It’s probably safe to call Virginia Davis an outreach superstar.
The alumni professor in the Samuel Ginn College of Engineering joined the Department of Chemical Engineering in 2005 and immediately took a leading role in a wide array of university outreach initiatives. Her work with the Women in Engineering Camp, Science Olympiad, summer NanoDays, BEST Robotics and E-Day was more than enough to earn her 2016’s Award for Excellence in Faculty Outreach, Auburn University’s highest honor for faculty whose outreach efforts inspire significant community engagement.
She’s also made a habit of national recognition for research both in nanotechnology and materials engineering.
She’s received the National Science Foundation CAREER Award, the Young Investigator Award from the American Institute of Chemical Engineers’ Nanoscale Science and Engineering Forum, and the Presidential Early Career Award for Scientists and Engineers, Uncle Sam’s most prestigious “thank you” to young career scholars.
Her latest accomplishment? Winning a $342,502 grant from the National Science Foundation to investigate the factors influencing the attitudes of minority youth in underserved communities toward science and engineering, something she plans to do using an unconventional approach.
“We’re going to focus mostly on the community aspects of STEM,” she said, “not the technological aspects.”
Accordingly, Davis has partnered with Alabama STEM Education (ASE), a non-profit organization based in Bessemer, Alabama that aims to spark early interest in STEM by engaging local elementary, middle and high school students through activities in hands-on teaching environments.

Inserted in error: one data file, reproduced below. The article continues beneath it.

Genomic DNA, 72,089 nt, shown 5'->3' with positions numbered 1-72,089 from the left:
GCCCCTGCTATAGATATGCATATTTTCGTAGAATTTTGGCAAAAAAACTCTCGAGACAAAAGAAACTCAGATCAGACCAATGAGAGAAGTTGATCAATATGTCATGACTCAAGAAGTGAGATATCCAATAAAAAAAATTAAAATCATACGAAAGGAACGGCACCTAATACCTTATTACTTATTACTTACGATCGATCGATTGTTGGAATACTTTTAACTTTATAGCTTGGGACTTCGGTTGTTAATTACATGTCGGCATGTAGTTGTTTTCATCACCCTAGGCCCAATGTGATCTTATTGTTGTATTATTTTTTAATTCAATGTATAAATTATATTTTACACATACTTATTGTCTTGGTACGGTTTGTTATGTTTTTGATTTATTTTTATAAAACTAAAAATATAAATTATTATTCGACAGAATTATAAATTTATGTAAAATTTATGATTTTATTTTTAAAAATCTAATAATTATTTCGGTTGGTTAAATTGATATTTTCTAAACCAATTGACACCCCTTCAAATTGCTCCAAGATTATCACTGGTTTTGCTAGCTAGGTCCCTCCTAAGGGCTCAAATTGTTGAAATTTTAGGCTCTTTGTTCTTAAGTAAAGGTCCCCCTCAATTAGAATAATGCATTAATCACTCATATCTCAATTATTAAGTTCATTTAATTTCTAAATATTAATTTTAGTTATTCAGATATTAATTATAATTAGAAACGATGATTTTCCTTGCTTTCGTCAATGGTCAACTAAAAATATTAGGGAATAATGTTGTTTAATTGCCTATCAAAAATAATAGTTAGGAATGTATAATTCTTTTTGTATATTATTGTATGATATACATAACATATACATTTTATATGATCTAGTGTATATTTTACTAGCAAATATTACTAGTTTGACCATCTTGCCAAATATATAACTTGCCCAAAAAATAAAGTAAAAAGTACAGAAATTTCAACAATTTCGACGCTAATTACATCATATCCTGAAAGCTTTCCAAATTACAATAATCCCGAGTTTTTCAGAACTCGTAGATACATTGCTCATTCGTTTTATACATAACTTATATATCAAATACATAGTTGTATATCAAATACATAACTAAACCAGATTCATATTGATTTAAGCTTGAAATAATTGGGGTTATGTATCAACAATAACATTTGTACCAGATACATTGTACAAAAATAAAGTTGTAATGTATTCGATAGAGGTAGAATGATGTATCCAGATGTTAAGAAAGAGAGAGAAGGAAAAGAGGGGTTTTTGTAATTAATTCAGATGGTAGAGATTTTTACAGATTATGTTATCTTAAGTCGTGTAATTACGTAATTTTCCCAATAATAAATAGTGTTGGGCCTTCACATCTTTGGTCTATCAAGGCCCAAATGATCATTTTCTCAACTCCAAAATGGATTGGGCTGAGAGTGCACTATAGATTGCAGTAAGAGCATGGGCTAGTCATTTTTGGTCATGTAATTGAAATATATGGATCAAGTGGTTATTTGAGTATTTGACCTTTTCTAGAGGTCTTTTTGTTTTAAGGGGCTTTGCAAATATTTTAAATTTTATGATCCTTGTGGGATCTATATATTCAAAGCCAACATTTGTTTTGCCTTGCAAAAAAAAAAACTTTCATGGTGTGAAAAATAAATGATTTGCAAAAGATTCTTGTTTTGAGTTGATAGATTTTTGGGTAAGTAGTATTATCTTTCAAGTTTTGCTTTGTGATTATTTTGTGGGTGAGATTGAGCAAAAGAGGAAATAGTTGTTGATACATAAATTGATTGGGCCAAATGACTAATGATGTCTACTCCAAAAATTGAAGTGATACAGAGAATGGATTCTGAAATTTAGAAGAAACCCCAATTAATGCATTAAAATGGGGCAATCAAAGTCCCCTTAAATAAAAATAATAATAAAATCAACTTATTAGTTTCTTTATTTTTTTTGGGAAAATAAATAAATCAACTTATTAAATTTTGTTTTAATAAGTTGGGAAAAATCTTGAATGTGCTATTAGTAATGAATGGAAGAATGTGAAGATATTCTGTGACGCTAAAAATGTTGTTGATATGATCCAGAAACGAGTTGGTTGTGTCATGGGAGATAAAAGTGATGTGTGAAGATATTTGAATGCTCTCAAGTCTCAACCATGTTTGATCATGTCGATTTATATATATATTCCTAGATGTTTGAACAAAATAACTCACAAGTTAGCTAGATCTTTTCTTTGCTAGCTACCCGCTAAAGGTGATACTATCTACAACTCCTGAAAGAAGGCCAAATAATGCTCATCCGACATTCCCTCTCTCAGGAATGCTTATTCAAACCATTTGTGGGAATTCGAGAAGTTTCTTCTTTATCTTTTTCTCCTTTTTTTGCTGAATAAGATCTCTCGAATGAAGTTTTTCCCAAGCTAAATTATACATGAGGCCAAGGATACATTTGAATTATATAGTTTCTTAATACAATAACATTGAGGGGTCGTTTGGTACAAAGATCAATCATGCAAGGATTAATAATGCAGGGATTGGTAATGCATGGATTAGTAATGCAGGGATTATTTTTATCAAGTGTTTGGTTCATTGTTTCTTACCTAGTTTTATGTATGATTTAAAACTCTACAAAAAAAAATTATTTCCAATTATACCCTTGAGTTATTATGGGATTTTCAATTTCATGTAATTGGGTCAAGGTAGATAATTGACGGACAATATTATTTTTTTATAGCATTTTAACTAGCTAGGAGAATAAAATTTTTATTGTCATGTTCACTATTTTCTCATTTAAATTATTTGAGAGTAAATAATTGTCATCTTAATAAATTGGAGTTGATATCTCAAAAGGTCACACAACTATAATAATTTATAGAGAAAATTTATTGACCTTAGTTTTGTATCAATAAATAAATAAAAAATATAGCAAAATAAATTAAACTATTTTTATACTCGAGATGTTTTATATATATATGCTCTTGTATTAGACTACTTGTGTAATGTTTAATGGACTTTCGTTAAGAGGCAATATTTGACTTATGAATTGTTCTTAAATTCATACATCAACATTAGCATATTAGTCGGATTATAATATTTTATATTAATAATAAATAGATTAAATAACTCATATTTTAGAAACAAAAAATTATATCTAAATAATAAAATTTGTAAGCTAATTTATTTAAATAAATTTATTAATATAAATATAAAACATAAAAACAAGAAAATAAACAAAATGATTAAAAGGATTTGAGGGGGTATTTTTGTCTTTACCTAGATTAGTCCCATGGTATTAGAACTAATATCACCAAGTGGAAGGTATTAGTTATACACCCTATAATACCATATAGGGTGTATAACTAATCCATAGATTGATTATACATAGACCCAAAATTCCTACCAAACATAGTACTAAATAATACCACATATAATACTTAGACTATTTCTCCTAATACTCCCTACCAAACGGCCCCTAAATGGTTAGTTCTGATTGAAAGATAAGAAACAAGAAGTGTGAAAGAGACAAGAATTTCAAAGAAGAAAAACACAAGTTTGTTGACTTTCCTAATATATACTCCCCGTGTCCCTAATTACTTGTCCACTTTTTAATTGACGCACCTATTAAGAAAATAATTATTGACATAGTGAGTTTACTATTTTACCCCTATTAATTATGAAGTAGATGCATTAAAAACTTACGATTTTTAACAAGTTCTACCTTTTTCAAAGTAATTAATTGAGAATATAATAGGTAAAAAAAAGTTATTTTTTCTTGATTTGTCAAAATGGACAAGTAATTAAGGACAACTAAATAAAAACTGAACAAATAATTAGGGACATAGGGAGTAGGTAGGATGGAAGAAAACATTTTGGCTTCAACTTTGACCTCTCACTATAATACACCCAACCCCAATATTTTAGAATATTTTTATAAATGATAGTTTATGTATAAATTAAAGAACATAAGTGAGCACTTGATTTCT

“We’re looking to see how involving community-minded kids in a STEM camp that focuses in part on making an impact in your community affects how they view STEM,” Davis said. “The goal isn’t to make them all engineers, but if they want to be politicians or community activists, the goal is to help them see how STEM can also affect their communities.”
Daniela Marghitu, a faculty member in Auburn’s Computer Science and Software Engineering Department, and one of Davis’ co-principal investigators on the project, serves as an ASE co-chairman. Other co-principal investigators include Auburn assistant materials professor Edward Davis and Joni Lakin, an associate professor in Auburn’s Department of Educational Foundations, Leadership, and Technology.
“We just want to understand how a more community-focused offering vs. a more traditional STEM offering affects the professional identity development and career aspirations of those students,” Davis said.
Davis says the study’s target demographic represents one of the largest untapped sources of future engineers in the south.
“Auburn does a lot outreach in nearby communities like Loachapoka and Notasulga, which is great,” Davis said. “But I think this will show that we are reaching out across the state. From our perspective as a land-grant university, helping people see their career options and helping build up communities is pretty important.”